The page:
Dueling Definitions for Cloud Computing

The term “cloud computing” has become ubiquitous, yet means many things different things to many different people and providers. A discussion at Slashdot looks at the many different attempts to define cloud computing (including definitions from 20 technologists) and the resulting need for clarification whenever the term is invoked. This isn’t the first time this topic has been vigorously batted around, either (see What’s In A Name? Utility vs. Cloud vs. Grid).

What’s missing from the discussion? Visualizations! Given the density of some of the attempts to define cloud computing, I thought it would be useful to consider several attempts to map the cloud with charts and graphics:

  • Cloud Vendors A to Z: John Willis has put together one of the most complete lists of cloud vendors, indicating where they fit in the cloud ecosystem (using a 3-level classification scheme) and what platform each provider is using.
  • Kent Langley at ProductionScale has put together several charts that seeks to provide a visual guide to the different layers involved in cloud computing and how they relate to one another. “The challenge in explaining cloud computing is that there is more than one answer to the ‘what is it’ question,” Kent writes.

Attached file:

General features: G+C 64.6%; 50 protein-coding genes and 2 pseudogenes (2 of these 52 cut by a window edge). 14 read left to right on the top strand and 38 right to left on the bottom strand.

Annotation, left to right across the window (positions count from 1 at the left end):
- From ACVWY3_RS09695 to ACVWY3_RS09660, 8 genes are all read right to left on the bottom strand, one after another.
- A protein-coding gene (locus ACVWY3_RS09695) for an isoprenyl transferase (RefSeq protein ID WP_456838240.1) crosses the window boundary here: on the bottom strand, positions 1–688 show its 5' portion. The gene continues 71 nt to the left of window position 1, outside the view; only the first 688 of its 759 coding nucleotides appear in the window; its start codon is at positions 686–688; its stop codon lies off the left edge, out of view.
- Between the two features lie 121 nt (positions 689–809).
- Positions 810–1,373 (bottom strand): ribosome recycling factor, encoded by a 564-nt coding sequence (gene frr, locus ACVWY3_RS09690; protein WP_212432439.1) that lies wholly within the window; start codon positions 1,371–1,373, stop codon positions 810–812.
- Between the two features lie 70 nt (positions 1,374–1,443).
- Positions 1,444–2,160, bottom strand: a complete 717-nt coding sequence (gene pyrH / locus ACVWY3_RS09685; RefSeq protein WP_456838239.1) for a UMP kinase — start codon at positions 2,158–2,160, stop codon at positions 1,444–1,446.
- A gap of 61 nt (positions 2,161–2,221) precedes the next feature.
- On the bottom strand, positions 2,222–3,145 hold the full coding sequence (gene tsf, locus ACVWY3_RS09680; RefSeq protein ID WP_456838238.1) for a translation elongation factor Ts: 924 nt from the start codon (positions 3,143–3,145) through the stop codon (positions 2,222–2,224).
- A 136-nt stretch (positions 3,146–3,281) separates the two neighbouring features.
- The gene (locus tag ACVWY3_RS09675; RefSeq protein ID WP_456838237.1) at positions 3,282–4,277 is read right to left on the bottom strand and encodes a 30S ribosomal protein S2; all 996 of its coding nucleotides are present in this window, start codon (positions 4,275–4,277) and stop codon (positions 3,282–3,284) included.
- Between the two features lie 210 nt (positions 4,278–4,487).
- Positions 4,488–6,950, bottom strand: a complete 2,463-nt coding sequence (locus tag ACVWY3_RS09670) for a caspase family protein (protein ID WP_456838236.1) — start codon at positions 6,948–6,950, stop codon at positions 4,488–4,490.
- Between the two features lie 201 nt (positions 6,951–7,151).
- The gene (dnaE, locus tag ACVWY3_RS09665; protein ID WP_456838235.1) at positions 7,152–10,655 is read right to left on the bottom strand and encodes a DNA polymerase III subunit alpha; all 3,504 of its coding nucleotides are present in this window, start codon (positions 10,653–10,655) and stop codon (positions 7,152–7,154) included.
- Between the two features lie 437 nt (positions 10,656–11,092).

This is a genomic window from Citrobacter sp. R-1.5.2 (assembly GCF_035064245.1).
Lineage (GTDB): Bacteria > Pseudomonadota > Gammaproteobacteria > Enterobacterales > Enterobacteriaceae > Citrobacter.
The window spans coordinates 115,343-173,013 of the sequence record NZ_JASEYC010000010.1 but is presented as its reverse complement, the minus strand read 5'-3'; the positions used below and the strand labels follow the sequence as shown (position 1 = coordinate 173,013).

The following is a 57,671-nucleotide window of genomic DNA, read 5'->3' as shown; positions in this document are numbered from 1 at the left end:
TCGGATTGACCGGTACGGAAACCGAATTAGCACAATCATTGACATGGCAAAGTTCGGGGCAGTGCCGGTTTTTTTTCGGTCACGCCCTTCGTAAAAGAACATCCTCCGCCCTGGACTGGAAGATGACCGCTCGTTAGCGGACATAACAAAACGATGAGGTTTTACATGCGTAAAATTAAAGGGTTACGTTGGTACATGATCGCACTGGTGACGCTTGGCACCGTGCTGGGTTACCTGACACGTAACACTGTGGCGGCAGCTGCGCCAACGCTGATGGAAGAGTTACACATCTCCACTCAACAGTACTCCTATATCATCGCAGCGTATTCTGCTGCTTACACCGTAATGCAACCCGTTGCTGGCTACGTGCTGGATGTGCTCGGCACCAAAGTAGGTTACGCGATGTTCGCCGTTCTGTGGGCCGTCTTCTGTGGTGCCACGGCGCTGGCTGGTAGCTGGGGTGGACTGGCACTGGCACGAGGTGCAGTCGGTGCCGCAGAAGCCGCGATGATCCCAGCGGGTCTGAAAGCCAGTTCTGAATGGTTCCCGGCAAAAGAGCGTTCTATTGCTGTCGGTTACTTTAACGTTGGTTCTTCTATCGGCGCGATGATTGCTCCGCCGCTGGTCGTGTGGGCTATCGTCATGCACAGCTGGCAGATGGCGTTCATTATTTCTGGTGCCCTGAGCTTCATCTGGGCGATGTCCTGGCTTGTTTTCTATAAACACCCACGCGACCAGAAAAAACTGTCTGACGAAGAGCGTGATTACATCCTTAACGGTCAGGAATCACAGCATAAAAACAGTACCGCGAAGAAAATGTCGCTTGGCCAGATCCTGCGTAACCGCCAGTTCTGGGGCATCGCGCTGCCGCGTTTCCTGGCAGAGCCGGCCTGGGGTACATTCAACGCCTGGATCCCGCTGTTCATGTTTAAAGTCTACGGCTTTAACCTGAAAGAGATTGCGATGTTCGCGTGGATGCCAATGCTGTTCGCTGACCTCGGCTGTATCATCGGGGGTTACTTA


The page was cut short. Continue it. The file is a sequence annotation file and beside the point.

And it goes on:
• Perhaps the most ambitious effort to map the cloud has been put together by architect Peter Laird of Oracle (ex-BEA), which segments providers into categories. Check out the large version of the map. If you scroll to the end of Peter’s post, he also has links to all the providers on the map.

The debate about defining the cloud won’t be settled anytime soon. Slashdot notes the observation by IBM’s Irving Wladawsky Berger that “There is a clear consensus that there is no real consensus on what cloud computing is.”

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About the Author

Rich Miller is the founder and editor at large of Data Center Knowledge, and has been reporting on the data center sector since 2000. He has tracked the growing impact of high-density computing on the power and cooling of data centers, and the resulting push for improved energy efficiency in these facilities.

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